within them. Here an
experimental method for
capturing and characterizing the
present during directional
solidification is shown.
…describe this work to a layperson?
The overall effectiveness of
turbine blades for aircraft engines
and industrial gas turbines is
very sensitive to the presence of
defects, which can occur during
casting. The most common of these
defects are called “freckles.” This
work employs three-dimensional
reconstructions of the casting
event at the physical location of
transition from molten liquid to
solid. This reconstruction can be
used to more accurately predict
the occurrence of freckles.
The fully reconstructed volume measures
2.3 mm × 2.3 mm × 1.5 mm and is shown in Figure 2. The sectioning and imaging
orientations are the xy
plane, which is parallel to the primary
growth direction denoted by the green
arrow. Secondary and tertiary arms
are observable in the reconstruction as
shown in Figure 3.
Dentrite Arm Spacing
Since decanting was employed to
isolate dendritic structures at the solidification front, the degree of departure
from typical solidification behavior is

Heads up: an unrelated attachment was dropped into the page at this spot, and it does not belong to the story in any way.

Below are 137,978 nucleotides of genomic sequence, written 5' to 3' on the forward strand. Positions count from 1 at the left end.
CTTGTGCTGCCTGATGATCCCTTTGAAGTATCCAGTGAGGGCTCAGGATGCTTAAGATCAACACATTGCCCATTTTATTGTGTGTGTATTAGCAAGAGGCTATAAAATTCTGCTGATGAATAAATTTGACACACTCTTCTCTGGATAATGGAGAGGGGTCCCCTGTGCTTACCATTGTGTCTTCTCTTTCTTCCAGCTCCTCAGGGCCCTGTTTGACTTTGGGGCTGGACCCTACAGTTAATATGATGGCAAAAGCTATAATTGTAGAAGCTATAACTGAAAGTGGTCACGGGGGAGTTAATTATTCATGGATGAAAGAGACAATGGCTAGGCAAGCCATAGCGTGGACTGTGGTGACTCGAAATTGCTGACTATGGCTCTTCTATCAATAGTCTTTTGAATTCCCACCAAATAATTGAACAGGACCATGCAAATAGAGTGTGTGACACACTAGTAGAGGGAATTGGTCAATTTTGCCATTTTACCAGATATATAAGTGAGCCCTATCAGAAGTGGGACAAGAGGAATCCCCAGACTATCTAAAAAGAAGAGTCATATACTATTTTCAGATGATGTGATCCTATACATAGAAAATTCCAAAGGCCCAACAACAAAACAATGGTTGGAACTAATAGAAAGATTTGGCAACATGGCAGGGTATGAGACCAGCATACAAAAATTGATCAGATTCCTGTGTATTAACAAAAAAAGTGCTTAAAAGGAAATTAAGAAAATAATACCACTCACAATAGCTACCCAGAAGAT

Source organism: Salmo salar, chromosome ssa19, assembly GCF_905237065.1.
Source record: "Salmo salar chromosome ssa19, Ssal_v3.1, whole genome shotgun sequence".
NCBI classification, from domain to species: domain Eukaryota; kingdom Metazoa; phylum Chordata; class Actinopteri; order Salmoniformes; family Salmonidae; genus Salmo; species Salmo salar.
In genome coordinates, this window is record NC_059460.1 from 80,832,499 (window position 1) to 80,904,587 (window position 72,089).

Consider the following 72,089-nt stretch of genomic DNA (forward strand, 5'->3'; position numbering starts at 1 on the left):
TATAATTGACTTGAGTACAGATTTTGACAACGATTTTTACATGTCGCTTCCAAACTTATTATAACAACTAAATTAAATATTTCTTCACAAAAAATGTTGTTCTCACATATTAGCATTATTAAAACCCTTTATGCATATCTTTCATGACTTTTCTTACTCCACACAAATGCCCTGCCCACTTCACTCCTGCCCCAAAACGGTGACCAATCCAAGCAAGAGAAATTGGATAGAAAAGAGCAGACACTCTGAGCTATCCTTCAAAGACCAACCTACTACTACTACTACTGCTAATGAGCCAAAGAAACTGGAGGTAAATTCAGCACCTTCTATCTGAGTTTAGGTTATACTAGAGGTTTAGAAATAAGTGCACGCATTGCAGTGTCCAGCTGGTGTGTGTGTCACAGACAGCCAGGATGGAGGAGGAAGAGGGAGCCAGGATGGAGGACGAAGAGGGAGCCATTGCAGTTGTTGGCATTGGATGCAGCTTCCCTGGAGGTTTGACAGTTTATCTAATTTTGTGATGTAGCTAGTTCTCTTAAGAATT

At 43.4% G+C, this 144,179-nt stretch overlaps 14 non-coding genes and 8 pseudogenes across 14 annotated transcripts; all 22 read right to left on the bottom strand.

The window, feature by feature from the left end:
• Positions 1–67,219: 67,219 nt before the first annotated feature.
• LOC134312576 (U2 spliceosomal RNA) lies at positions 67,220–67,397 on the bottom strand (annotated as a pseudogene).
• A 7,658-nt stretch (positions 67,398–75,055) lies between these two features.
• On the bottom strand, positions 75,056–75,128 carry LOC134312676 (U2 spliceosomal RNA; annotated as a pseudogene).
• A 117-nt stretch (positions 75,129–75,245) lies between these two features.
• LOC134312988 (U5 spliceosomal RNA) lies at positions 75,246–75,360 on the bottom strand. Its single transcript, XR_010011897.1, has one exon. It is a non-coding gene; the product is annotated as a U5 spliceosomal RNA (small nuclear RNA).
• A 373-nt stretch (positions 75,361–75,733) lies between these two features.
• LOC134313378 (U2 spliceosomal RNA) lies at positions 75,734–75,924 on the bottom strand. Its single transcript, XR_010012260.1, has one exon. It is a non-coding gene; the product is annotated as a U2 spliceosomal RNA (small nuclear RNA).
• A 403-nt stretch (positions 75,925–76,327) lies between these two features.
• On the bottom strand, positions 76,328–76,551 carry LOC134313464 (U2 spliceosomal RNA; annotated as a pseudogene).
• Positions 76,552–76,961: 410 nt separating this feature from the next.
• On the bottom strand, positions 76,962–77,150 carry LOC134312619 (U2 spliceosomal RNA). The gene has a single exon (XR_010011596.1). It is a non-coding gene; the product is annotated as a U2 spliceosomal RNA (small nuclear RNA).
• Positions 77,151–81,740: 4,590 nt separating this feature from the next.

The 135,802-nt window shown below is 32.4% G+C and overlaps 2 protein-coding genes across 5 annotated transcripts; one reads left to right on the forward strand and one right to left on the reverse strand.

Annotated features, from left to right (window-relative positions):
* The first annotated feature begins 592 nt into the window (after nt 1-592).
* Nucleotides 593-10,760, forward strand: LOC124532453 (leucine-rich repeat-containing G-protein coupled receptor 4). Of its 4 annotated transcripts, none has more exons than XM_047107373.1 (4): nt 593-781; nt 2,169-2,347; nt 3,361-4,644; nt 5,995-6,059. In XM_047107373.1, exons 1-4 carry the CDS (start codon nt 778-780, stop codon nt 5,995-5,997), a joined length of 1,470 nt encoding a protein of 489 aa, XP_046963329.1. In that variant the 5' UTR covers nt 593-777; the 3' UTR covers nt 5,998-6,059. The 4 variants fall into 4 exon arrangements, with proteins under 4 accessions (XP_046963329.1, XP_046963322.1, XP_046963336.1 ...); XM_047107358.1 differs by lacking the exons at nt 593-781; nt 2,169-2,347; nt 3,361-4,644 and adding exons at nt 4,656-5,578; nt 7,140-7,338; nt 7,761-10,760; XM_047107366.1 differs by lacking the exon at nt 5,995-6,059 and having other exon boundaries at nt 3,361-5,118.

a reasonable concern. To address this,
dendrite arm spacings at the solidification
front were quantified in the 3-D
section in comparison to conventional 2-D measures. Primary and secondary
dendrite arm spacings (PDAS and
SDAS) vary in a predictable manner
with thermal gradients and withdrawal
rates during solidification18–24 and these
parameters are well characterized for
the present experiments. Three independent
methods were used to measure
and compare dendrite arm spacings.
Traditional planar metallography
was employed to polish, image, and
measure material from regions near
the vicinity of the reconstruction to
measure PDAS and SDAS. In this
way, over 1,400 dendrite cores were
counted and more than 30 independent
measures of SDAS were made. In accordance
with the method previously
discussed by A.J. Elliott,25 following
PDAS measurement, a select number
of cores were identifi ed and cut along
their growth direction, providing surfaces
for SDAS measurement. Figures
4 and 5 show two representative optical
micrographs showing primary and
secondary arms from which measurements
were made according to Equations
1 and 2. (All equations are given
in the table.) Here np is the number of
cores counted per cross-sectional area,
L is a predetermined line length located
along the growth direction of a primary
dendrite arm, and n is the number of
secondary dendrite arms intersecting
Using these 2-D measures, a PDAS
of 560 + 27.5 μm and an SDAS of 82 +
6.9 μm were obtained.
Taking a similar approach with planar
sections of the reconstruction,
PDAS and SDAS were approximated
using the same relationships as above.
Representative images of these planar
cross sections are shown in Figures 6
and 7. Although the reconstructed volume
was somewhat less than the equivalent
2-D volume sampled for PDAS, measurements taken suggest an average
PDAS of 480 ± 28.6 μm and an average